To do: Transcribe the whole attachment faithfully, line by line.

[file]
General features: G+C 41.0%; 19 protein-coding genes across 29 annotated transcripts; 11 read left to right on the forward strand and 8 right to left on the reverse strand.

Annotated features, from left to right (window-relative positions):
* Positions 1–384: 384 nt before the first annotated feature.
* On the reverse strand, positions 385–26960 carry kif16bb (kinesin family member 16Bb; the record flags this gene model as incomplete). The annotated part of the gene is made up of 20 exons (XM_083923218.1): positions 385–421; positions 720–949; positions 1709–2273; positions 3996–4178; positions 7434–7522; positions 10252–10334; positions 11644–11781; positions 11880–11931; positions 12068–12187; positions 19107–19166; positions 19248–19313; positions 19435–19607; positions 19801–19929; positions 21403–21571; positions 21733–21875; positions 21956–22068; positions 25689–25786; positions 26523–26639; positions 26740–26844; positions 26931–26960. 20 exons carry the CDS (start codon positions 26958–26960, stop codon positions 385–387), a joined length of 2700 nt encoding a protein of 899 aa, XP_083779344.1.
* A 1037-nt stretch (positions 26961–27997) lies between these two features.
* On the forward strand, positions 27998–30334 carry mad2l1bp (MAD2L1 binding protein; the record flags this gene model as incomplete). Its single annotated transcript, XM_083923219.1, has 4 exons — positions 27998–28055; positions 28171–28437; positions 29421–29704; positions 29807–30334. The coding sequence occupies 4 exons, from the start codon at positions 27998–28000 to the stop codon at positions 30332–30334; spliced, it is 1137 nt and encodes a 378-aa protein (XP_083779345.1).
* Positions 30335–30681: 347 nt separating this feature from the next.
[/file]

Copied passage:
General features: G+C 41.0%; 19 protein-coding genes across 29 annotated transcripts; 11 read left to right on the forward strand and 8 right to left on the reverse strand.

Annotated features, from left to right (window-relative positions):
* Positions 1–384: 384 nt before the first annotated feature.
* On the reverse strand, positions 385–26960 carry kif16bb (kinesin family member 16Bb; the record flags this gene model as incomplete). The annotated part of the gene is made up of 20 exons (XM_083923218.1): positions 385–421; positions 720–949; positions 1709–2273; positions 3996–4178; positions 7434–7522; positions 10252–10334; positions 11644–11781; positions 11880–11931; positions 12068–12187; positions 19107–19166; positions 19248–19313; positions 19435–19607; positions 19801–19929; positions 21403–21571; positions 21733–21875; positions 21956–22068; positions 25689–25786; positions 26523–26639; positions 26740–26844; positions 26931–26960. 20 exons carry the CDS (start codon positions 26958–26960, stop codon positions 385–387), a joined length of 2700 nt encoding a protein of 899 aa, XP_083779344.1.
* A 1037-nt stretch (positions 26961–27997) lies between these two features.
* On the forward strand, positions 27998–30334 carry mad2l1bp (MAD2L1 binding protein; the record flags this gene model as incomplete). Its single annotated transcript, XM_083923219.1, has 4 exons — positions 27998–28055; positions 28171–28437; positions 29421–29704; positions 29807–30334. The coding sequence occupies 4 exons, from the start codon at positions 27998–28000 to the stop codon at positions 30332–30334; spliced, it is 1137 nt and encodes a 378-aa protein (XP_083779345.1).
* Positions 30335–30681: 347 nt separating this feature from the next.